With David Atcherley moving to command the CFE shortly after the Airlift started, Fred Rainsford moved into the post of Director and took on the responsibility of masterminding the Air Ministry's response to the Russian blockade.  For his work during this phase of his career, he was awarded the CBE in the Birthday Honour's List of June 1949.  Offered the chance of commanding a station in Germany or becoming a member of the Directing Staff at the Staff College, he choose the later to widen his experience.  A further spell as a Station Commander followed, with his appointment as OC, No 6 Air Navigation School at Lichfield.  However, a move overseas did come his way when he was appointed to the post of Group Captain - Organisation at HQ Far East Air Force.  In this role he was responsible for works services and establishments within the extensive FEAF area and as a result he was able to travel from his base in Singapore to Ceylon, Japan, Korea and Australia as well as within the Malayan Federation.  This appointment coincided with the Korean War and Operation 'Firedog'.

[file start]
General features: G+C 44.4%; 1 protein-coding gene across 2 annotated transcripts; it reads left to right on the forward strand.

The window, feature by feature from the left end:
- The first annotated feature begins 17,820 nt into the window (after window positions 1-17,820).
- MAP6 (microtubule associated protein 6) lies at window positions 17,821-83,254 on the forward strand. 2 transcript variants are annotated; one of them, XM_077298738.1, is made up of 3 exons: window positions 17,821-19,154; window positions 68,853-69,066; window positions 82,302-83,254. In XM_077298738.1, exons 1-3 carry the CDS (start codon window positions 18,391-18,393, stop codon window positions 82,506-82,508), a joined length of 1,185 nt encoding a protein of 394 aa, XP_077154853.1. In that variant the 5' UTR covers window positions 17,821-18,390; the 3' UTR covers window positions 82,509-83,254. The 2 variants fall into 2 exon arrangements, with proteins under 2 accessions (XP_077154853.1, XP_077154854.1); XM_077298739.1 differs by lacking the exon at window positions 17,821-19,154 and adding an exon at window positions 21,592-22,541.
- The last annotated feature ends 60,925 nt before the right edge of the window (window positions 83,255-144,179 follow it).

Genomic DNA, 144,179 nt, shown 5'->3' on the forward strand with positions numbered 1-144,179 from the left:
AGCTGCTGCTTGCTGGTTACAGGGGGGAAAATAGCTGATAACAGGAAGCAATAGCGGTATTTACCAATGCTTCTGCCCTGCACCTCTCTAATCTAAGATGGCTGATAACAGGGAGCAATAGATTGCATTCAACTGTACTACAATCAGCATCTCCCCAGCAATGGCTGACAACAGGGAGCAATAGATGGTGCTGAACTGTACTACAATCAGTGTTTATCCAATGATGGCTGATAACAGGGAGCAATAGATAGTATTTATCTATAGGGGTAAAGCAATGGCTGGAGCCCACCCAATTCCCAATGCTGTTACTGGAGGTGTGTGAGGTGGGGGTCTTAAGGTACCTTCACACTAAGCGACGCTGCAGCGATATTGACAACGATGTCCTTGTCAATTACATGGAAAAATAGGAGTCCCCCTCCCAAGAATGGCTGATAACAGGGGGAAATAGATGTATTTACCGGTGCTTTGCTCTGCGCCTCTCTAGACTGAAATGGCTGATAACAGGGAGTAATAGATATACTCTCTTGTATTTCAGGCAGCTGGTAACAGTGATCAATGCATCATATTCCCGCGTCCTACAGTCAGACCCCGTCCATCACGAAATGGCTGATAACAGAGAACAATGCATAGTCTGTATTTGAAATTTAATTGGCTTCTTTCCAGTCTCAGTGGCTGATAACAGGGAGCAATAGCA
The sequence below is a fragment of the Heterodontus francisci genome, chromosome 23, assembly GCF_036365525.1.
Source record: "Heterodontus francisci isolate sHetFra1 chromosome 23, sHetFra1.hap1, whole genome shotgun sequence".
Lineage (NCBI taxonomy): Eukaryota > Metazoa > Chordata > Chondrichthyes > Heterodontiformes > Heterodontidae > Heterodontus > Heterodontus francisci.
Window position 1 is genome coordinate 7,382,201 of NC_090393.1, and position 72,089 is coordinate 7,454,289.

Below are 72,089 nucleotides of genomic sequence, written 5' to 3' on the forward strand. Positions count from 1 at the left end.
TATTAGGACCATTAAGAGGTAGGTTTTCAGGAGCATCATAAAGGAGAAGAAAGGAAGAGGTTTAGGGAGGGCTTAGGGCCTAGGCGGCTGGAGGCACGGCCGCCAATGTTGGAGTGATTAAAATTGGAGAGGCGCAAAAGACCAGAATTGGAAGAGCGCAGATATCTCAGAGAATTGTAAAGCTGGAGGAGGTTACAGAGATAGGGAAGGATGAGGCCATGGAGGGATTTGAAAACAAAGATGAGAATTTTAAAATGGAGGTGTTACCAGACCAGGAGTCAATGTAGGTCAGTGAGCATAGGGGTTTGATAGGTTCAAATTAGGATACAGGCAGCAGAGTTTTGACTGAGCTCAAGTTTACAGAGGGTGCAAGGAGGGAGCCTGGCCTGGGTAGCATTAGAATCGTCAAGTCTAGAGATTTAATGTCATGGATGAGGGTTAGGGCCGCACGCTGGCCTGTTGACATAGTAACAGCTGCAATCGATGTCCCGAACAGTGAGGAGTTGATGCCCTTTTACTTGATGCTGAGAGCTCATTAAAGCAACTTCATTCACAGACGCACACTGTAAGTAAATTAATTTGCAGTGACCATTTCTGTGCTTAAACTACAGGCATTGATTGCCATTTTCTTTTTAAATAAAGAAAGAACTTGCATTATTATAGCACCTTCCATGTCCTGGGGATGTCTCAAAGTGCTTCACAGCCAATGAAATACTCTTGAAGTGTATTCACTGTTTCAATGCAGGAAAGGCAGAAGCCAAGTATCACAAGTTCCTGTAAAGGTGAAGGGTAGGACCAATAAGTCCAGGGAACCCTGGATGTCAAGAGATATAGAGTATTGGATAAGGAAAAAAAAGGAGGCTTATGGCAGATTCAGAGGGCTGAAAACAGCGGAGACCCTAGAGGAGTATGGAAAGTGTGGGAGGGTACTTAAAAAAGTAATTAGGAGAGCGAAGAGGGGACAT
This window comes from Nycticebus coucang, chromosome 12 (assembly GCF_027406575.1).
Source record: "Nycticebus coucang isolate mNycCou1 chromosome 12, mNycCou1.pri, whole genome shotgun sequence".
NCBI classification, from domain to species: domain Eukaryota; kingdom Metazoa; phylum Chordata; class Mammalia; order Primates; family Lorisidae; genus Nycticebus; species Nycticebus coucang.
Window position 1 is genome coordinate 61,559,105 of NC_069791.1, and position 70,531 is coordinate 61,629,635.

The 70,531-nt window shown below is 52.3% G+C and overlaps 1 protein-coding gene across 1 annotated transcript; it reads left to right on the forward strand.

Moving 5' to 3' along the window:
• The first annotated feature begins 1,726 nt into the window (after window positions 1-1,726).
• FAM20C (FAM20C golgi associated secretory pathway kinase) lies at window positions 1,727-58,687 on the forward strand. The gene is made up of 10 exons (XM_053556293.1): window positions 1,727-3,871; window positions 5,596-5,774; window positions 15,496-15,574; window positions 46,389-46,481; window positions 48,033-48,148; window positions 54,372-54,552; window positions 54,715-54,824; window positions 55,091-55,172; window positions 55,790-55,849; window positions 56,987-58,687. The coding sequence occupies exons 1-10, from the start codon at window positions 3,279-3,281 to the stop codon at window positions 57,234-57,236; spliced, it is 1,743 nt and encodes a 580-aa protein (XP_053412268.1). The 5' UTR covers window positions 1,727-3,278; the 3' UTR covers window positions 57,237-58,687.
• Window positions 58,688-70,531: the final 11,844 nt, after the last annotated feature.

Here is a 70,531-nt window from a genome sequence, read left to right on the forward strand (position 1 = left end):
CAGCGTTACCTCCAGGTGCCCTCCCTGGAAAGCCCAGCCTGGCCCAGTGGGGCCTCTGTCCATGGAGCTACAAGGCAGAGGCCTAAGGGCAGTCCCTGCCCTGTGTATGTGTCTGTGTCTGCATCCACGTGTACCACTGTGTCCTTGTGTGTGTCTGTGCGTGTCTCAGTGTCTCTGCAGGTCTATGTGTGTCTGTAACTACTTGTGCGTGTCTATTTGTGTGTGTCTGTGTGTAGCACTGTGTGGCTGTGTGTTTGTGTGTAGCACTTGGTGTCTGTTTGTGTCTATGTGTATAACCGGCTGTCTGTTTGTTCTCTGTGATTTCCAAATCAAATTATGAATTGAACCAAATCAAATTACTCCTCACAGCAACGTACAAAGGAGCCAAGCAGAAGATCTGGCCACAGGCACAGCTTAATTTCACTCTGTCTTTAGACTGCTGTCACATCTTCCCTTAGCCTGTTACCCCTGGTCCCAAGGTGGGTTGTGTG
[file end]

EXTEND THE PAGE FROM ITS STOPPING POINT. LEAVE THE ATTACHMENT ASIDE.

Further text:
Returning to Britain again, found him for a short time in command of two Recruit Training Schools, the first at Padgate training National Service Airmen and the second at Wilmslow, at that time the only school training both RAF and WRAF recruits.  A jet flying course on Vampires at Worksop preceded yet another overseas tour, this time as Air Attaché to Athens.  Once again he entered a turbulent arena, this time as a result of the Greek Cypriot call for union with Greece (ENOSIS).  However, during his tenure, the Cyprus situation was resolved and he was able to visit Greek Air Force stations, something his predecessor had been unable to do. He retired at his own request.

Citation for the award of the Distinguished Flying Cross.

“Wing Commander Frederick Fitzpatrick RAINSFORD (37507). Reserve of Air Force Officers, No.115 Squadron.

This officer has participated in a large number of sorties, many of them whilst serving in the Middle East.  More recently he has taken part in attacks on various targets in Germany including Dortmund, Wuppertal and  Hamburg. Wing Commander Rainsford's efforts have been characterised by outstanding determination to achieve success and he has set an example worthy of high praise.”

(London Gazette – 19 October 1943)